When investigating potential causes of EDS, it is important to distinguish between fatigue and excessive sleepiness, or hypersomnia. Fatigue is, like hypersomnia, a common complaint in general practice; it is a poorly defined feeling of exhaustion or strain associated with many chronic diseases and psychiatric disorders. Importantly, severely fatigued patients will not necessarily be sleepy, suggesting that the underlying pathologies are distinct. However, in clinical practice it can be difficult to distinguish between the two and there are recognized cases where fatigue and sleepiness may not be clearly defined.

The clinical manifestations of hypoventilation syndromes usually are nonspecific, and in most cases, they are secondary to the underlying clinical diagnosis. Manifestations vary depending on the severity of hypoventilation, the rate of development of hypercapnia, and the degree of compensation for respiratory acidosis that may be present.All patients with OHS are obese (BMI >30 kg/m2) and most have coexisting obstructive sleep apnea (OSA). The most common symptoms and signs are due to the coexisting OSA [6], which include [4]:

  1. excessive daytime sleepiness,
  2. loud snoring,
  3. choking during sleep,
  4. resuscitative snorting (i.e., a loud snort that follows an apnea as the patient partially awakens and reopens the upper airway),
  5. fatigue,
  6. hypersomnolence,
  7. impaired concentration and memory,
  8. a small oropharynx, and a thick neck

Many patients as listed in the charts above have symptoms and signs of pulmonary hypertension with right-sided heart failure (e.g., elevated jugular venous pressure, hepatomegaly, and pedal edema) and, occasionally, a plethoric complexion (ruddy in complexion, congested or swollen with blood) from polycythemia [1,7]. Patients can also present with hypercapnic respiratory failure of unknown etiology. Generally speaking, patients with OHS tend to have more comorbidities than patients with eucapnic obesity, including systemic hypertension, heart failure, angina, and insulin resistance [8].

It can be difficult to distinguish individuals who have both OHS and OSA from individuals who have OSA alone. Dyspnea on exertion is a clue that OHS is present because patients with OSA alone generally do not develop dyspnea on exertion [1,4,7,9]. Severe obesity (BMI >50 kg/m2) is another clue that OHS may be present, since nearly 50 percent of such individuals have OHS [4].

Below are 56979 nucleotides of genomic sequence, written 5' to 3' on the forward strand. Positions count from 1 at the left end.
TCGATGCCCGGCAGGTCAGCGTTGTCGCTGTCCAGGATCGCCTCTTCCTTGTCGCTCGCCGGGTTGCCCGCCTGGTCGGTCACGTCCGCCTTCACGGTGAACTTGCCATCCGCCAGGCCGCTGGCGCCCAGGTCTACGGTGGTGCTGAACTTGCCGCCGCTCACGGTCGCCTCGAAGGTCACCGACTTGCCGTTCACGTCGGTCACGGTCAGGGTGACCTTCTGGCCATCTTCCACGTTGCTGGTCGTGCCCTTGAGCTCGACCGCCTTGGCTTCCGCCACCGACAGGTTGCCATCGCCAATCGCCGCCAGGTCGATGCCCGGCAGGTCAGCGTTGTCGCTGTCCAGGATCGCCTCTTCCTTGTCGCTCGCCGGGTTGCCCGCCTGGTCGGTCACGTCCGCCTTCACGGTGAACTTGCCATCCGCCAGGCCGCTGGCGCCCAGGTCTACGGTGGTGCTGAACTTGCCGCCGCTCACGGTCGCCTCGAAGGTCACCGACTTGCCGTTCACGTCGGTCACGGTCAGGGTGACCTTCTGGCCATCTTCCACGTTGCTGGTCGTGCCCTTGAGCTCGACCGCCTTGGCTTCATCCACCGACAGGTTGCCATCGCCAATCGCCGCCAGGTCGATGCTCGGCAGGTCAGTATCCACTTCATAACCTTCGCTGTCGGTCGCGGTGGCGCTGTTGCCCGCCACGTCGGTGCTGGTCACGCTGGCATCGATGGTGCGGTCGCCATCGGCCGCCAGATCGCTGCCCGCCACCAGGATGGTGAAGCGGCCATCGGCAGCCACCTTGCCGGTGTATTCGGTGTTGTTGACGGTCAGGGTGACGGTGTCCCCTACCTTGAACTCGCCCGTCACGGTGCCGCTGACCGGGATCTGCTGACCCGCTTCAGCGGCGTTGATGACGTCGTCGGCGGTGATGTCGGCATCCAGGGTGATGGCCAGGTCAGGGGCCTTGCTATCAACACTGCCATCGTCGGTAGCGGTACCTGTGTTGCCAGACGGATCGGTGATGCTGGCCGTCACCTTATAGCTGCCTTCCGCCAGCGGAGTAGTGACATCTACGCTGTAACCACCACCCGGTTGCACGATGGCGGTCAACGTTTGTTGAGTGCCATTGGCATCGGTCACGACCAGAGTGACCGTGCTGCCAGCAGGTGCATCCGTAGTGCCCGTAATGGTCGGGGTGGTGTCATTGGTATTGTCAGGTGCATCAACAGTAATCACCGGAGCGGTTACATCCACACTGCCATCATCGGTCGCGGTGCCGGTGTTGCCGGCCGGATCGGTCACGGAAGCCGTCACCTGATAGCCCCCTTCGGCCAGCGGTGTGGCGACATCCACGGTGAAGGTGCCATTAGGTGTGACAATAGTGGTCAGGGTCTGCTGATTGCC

Thoracic examination

Upon thoracic examination, patients with obstructive lung disease generally have

  1. Diffuse wheezing, hyperinflation (barrel chest),
  2. Diffusely decreased breath sounds,
  3. Hyperresonance upon percussion,
  4. Prolonged expiration,
  5. Coarse crackles beginning with inspiration may be heard,
  6. Wheezes frequently are heard upon forced and unforced expiration
  7. Cyanosis may be noted if accompanying hypoxia is present
  8. Clubbing may be present.

Pulmonary hypertension

Patients with central alveolar hypoventilation (Congentially Ondine’s Curse), COPD, and OHS may show evidence of pulmonary hypertension from examination findings. These findings may include:

  1. A narrowly split and loud pulmonary component (P2) of the second heart sound,
  2. A large a-wave component in the jugular venous pulse,
  3. A left parasternal (right ventricular) heave,
  4. An S4 of right ventricular origin,
  5. A diastolic murmur indicative of pulmonic valve regurgitation may be auscultated


Obesity Hypoventilation Syndrome (OHS) exists when an obese individual (body mass index (BMI) >30kg/m2) has awake alveolar hypoventilation (PaCO2 >45 mmHg), which cannot be attributed to other conditions such as pulmonary disease, skeletal restriction, neuromuscular weakness, hypothyroidism, or pleural pathology [1-3].